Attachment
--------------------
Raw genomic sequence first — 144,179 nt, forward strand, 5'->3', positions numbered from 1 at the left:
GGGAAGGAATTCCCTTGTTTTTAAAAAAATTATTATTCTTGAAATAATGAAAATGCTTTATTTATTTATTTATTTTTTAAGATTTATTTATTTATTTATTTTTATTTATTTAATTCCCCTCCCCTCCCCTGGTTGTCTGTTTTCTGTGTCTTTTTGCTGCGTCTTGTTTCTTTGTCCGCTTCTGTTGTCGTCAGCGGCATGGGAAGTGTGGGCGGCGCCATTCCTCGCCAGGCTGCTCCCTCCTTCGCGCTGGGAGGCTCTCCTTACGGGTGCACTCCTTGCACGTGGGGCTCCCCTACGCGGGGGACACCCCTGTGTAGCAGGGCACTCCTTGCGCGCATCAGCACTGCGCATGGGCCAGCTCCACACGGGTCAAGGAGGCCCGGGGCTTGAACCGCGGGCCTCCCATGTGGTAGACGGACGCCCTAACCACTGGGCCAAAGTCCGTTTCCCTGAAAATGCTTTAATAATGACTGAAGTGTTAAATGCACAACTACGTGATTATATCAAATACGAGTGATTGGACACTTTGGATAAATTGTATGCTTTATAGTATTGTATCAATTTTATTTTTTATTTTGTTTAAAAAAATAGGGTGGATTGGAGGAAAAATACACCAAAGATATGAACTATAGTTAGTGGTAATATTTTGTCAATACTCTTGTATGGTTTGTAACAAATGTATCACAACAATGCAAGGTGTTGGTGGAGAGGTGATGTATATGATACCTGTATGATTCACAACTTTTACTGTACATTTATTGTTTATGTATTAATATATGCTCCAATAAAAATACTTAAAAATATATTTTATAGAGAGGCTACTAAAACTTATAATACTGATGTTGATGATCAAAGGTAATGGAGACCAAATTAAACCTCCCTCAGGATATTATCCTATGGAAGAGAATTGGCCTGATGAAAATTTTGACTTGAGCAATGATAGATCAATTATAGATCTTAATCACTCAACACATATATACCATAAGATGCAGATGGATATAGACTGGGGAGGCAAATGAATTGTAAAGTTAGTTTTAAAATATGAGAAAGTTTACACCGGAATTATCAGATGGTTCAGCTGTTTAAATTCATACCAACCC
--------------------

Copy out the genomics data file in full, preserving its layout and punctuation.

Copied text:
Raw genomic sequence first — 144,179 nt, forward strand, 5'->3', positions numbered from 1 at the left:
GGGAAGGAATTCCCTTGTTTTTAAAAAAATTATTATTCTTGAAATAATGAAAATGCTTTATTTATTTATTTATTTTTTAAGATTTATTTATTTATTTATTTTTATTTATTTAATTCCCCTCCCCTCCCCTGGTTGTCTGTTTTCTGTGTCTTTTTGCTGCGTCTTGTTTCTTTGTCCGCTTCTGTTGTCGTCAGCGGCATGGGAAGTGTGGGCGGCGCCATTCCTCGCCAGGCTGCTCCCTCCTTCGCGCTGGGAGGCTCTCCTTACGGGTGCACTCCTTGCACGTGGGGCTCCCCTACGCGGGGGACACCCCTGTGTAGCAGGGCACTCCTTGCGCGCATCAGCACTGCGCATGGGCCAGCTCCACACGGGTCAAGGAGGCCCGGGGCTTGAACCGCGGGCCTCCCATGTGGTAGACGGACGCCCTAACCACTGGGCCAAAGTCCGTTTCCCTGAAAATGCTTTAATAATGACTGAAGTGTTAAATGCACAACTACGTGATTATATCAAATACGAGTGATTGGACACTTTGGATAAATTGTATGCTTTATAGTATTGTATCAATTTTATTTTTTATTTTGTTTAAAAAAATAGGGTGGATTGGAGGAAAAATACACCAAAGATATGAACTATAGTTAGTGGTAATATTTTGTCAATACTCTTGTATGGTTTGTAACAAATGTATCACAACAATGCAAGGTGTTGGTGGAGAGGTGATGTATATGATACCTGTATGATTCACAACTTTTACTGTACATTTATTGTTTATGTATTAATATATGCTCCAATAAAAATACTTAAAAATATATTTTATAGAGAGGCTACTAAAACTTATAATACTGATGTTGATGATCAAAGGTAATGGAGACCAAATTAAACCTCCCTCAGGATATTATCCTATGGAAGAGAATTGGCCTGATGAAAATTTTGACTTGAGCAATGATAGATCAATTATAGATCTTAATCACTCAACACATATATACCATAAGATGCAGATGGATATAGACTGGGGAGGCAAATGAATTGTAAAGTTAGTTTTAAAATATGAGAAAGTTTACACCGGAATTATCAGATGGTTCAGCTGTTTAAATTCATACCAACCC